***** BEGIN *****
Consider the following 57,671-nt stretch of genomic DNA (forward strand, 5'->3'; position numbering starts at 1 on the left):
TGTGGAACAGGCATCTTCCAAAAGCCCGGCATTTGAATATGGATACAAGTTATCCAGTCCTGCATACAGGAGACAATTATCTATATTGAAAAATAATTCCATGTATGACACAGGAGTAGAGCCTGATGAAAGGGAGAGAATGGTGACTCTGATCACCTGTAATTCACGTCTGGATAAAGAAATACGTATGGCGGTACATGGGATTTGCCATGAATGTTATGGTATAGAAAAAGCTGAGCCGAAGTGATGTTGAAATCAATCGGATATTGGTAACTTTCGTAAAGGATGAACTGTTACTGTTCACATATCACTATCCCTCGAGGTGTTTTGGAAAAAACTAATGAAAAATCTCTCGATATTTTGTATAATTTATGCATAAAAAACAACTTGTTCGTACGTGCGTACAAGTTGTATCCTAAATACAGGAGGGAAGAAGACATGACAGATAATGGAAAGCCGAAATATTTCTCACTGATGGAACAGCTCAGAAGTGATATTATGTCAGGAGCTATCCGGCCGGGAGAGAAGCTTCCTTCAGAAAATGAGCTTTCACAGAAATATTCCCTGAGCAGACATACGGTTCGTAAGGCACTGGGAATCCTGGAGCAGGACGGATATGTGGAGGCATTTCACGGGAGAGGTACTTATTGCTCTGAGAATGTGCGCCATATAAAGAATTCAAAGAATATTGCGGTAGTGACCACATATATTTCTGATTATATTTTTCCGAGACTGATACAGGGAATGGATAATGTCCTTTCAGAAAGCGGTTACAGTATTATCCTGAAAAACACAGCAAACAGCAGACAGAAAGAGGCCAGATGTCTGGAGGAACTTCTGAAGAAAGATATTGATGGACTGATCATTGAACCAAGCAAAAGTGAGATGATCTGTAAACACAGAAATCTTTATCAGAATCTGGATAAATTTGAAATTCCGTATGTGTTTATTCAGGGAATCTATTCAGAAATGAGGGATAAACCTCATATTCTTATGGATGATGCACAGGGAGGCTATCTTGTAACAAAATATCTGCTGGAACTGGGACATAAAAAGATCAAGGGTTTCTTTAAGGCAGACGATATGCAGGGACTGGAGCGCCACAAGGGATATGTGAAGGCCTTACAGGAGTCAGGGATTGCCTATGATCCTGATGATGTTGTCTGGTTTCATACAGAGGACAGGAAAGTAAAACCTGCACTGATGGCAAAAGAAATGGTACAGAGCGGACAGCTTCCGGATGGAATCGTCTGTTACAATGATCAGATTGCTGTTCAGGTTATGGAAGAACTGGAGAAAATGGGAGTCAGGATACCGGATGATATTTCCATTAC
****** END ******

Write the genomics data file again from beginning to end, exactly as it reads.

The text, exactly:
Consider the following 57,671-nt stretch of genomic DNA (forward strand, 5'->3'; position numbering starts at 1 on the left):
TGTGGAACAGGCATCTTCCAAAAGCCCGGCATTTGAATATGGATACAAGTTATCCAGTCCTGCATACAGGAGACAATTATCTATATTGAAAAATAATTCCATGTATGACACAGGAGTAGAGCCTGATGAAAGGGAGAGAATGGTGACTCTGATCACCTGTAATTCACGTCTGGATAAAGAAATACGTATGGCGGTACATGGGATTTGCCATGAATGTTATGGTATAGAAAAAGCTGAGCCGAAGTGATGTTGAAATCAATCGGATATTGGTAACTTTCGTAAAGGATGAACTGTTACTGTTCACATATCACTATCCCTCGAGGTGTTTTGGAAAAAACTAATGAAAAATCTCTCGATATTTTGTATAATTTATGCATAAAAAACAACTTGTTCGTACGTGCGTACAAGTTGTATCCTAAATACAGGAGGGAAGAAGACATGACAGATAATGGAAAGCCGAAATATTTCTCACTGATGGAACAGCTCAGAAGTGATATTATGTCAGGAGCTATCCGGCCGGGAGAGAAGCTTCCTTCAGAAAATGAGCTTTCACAGAAATATTCCCTGAGCAGACATACGGTTCGTAAGGCACTGGGAATCCTGGAGCAGGACGGATATGTGGAGGCATTTCACGGGAGAGGTACTTATTGCTCTGAGAATGTGCGCCATATAAAGAATTCAAAGAATATTGCGGTAGTGACCACATATATTTCTGATTATATTTTTCCGAGACTGATACAGGGAATGGATAATGTCCTTTCAGAAAGCGGTTACAGTATTATCCTGAAAAACACAGCAAACAGCAGACAGAAAGAGGCCAGATGTCTGGAGGAACTTCTGAAGAAAGATATTGATGGACTGATCATTGAACCAAGCAAAAGTGAGATGATCTGTAAACACAGAAATCTTTATCAGAATCTGGATAAATTTGAAATTCCGTATGTGTTTATTCAGGGAATCTATTCAGAAATGAGGGATAAACCTCATATTCTTATGGATGATGCACAGGGAGGCTATCTTGTAACAAAATATCTGCTGGAACTGGGACATAAAAAGATCAAGGGTTTCTTTAAGGCAGACGATATGCAGGGACTGGAGCGCCACAAGGGATATGTGAAGGCCTTACAGGAGTCAGGGATTGCCTATGATCCTGATGATGTTGTCTGGTTTCATACAGAGGACAGGAAAGTAAAACCTGCACTGATGGCAAAAGAAATGGTACAGAGCGGACAGCTTCCGGATGGAATCGTCTGTTACAATGATCAGATTGCTGTTCAGGTTATGGAAGAACTGGAGAAAATGGGAGTCAGGATACCGGATGATATTTCCATTAC